The boy Sankaran, a fictional character was younger than Galileo. That makes possible the meeting of both the persons, as the priest Luigi suggestd that the youngster, conversavnt of the hindu mathematics, should go to Italy to meet Galileo and exchange their knowledge. In spite of a religious ban to cross the seas & oceans he sailed forVenice. Once in Padova  he met Galileo, who was a professor there, and impressd him with his knowledge of the Italian language and also with his knowledge in mathematics. He also gave, in short, an account of the Indian mathematicians worth mentioning  To Galileo’s surprise, who not only ignored totally of Aryabahatta and his heliocentric theory but also that the Indian languages have scripts which are not ideograms. All the more that, in spite of his theory, Aryabhatta was not bothered by anybody. But some trouble was waiting for the boy. People from the church doubted  that he is a spy from India. For his security, Galileo sent him to Venice. He went there accompaied by a girl named Julia who, in Padova used to take care of Galileo’s house hold. Then comes last chapter which justifies the title of the book. The end of the book is a story of love and frustration. I am not going to divulge the end. Only thing I can tell you that it does not ends well for any of the protagonist of the novel. To appreciate the story one has to go through the whole book.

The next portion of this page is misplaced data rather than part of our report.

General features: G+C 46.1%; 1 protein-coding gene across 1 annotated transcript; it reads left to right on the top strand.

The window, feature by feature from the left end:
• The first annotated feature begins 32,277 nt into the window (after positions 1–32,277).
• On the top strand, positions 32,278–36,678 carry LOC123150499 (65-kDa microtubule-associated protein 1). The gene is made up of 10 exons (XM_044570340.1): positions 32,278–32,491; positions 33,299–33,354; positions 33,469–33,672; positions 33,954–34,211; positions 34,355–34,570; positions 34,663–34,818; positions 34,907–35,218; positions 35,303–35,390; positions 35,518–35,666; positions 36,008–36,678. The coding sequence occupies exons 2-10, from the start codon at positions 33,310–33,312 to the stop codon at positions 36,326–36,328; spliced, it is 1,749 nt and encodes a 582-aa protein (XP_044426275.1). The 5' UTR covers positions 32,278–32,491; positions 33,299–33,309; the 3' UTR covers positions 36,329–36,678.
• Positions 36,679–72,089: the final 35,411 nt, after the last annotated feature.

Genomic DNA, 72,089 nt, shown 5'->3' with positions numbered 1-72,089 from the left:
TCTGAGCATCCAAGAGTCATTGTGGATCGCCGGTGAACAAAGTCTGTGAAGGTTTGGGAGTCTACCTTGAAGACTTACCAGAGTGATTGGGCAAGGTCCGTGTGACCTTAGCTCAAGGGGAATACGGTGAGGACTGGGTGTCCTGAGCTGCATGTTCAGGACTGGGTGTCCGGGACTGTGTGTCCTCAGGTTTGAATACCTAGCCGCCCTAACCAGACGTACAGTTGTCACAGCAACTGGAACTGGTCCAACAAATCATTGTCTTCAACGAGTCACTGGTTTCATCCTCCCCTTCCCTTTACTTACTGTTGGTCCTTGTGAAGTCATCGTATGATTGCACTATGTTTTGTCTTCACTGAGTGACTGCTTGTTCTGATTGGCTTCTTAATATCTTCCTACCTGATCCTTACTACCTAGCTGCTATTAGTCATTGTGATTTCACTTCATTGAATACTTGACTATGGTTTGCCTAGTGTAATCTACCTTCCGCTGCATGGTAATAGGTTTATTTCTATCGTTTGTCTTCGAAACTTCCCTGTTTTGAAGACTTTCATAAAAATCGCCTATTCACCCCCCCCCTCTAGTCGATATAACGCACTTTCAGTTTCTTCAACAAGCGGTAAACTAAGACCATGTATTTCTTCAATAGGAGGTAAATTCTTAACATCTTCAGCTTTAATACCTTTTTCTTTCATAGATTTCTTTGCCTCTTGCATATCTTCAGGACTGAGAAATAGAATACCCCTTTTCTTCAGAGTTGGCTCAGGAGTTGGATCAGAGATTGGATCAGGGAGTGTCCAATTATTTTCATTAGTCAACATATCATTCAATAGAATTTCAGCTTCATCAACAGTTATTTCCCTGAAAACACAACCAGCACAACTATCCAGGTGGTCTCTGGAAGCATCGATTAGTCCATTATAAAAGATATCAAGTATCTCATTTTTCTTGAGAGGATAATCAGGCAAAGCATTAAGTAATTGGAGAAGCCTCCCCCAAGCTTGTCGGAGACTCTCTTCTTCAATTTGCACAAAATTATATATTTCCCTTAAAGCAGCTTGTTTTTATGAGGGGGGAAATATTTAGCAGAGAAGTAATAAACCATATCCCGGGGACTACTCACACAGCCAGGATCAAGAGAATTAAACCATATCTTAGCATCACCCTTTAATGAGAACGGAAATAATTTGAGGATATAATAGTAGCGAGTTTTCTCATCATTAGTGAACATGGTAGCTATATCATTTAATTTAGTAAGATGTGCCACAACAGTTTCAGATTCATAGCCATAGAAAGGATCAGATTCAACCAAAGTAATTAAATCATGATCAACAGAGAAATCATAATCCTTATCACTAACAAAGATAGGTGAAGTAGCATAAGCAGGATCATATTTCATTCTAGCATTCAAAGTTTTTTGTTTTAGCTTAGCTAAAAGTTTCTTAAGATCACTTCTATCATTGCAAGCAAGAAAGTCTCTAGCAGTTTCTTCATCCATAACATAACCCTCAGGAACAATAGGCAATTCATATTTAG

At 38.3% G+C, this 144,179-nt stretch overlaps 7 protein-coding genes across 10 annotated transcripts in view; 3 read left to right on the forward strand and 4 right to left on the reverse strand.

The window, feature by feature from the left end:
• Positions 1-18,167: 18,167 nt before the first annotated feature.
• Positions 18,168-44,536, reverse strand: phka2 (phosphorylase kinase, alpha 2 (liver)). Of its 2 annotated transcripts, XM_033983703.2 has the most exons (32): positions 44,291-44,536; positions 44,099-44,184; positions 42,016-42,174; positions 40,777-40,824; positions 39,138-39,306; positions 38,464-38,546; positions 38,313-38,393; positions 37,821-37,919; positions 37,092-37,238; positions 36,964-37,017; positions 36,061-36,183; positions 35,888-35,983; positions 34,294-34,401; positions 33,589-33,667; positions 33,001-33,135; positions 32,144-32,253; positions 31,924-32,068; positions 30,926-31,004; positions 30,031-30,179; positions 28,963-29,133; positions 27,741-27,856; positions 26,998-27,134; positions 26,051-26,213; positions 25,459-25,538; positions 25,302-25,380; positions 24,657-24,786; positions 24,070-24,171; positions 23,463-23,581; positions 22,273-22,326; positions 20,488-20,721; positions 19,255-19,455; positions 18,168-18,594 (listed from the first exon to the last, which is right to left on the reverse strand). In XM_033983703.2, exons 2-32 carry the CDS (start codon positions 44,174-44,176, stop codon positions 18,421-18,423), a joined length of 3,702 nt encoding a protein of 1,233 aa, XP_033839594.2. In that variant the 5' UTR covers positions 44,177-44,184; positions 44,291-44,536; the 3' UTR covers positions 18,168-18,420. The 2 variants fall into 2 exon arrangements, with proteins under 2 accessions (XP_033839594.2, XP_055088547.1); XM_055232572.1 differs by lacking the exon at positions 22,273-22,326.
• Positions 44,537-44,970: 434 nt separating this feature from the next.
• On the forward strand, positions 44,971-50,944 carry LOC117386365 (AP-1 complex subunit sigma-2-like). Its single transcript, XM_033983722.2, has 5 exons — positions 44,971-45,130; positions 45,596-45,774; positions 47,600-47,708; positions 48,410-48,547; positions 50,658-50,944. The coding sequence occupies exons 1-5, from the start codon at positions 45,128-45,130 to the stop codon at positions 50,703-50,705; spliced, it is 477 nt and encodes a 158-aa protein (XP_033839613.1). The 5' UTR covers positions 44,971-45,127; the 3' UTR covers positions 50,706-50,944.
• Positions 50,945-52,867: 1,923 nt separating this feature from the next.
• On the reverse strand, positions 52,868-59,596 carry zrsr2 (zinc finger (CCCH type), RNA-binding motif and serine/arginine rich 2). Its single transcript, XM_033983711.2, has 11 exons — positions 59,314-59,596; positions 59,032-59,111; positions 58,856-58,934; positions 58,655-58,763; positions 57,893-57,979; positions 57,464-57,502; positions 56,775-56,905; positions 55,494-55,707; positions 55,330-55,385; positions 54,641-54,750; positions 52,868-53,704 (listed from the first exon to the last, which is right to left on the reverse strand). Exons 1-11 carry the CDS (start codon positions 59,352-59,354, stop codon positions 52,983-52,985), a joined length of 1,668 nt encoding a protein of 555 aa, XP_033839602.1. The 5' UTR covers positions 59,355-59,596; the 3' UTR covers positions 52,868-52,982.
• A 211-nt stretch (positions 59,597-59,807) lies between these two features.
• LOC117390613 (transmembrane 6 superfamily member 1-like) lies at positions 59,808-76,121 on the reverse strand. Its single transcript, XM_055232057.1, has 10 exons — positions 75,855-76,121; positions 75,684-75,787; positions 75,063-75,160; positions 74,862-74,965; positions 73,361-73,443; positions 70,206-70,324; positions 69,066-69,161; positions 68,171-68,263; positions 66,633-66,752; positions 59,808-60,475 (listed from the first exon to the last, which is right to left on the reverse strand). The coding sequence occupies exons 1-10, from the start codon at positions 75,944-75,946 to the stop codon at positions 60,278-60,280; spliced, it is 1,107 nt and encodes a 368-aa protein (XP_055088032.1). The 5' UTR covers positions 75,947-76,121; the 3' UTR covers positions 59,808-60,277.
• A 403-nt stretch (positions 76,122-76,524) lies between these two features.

As the whole proceedings of the sale of this book will to go the fund of Sankara Netralaya, a charitable eye hospital. I can only wish a tremendous sale of the book. I also wish that Dr. Suryanarayanan writes more books of this quality.

Marie Jose HUBERT, Orange, Paris

I enjoyed very much reading your book Murder in Venice, I learned new things and I loved the suspense.

Sankaran is a remarkable human being. He teaches us about friendship, respect for the older generation

and different cultures. Most of all the immense knowledge that his people, the hindus, had developed about

astronomy and mathematics. Galileo and Sankaran 2 men of vision and ahead of their time, regarding their

understanding of science.

Thanks again for such a fun book I will recommend it to my friends and family.


Mrs Ailsa Paterson, English Teacher (professional courses)

    I much enjoyed reading "Murder in Venice". It was a pleasure to find so many different themes in a comparatively short story: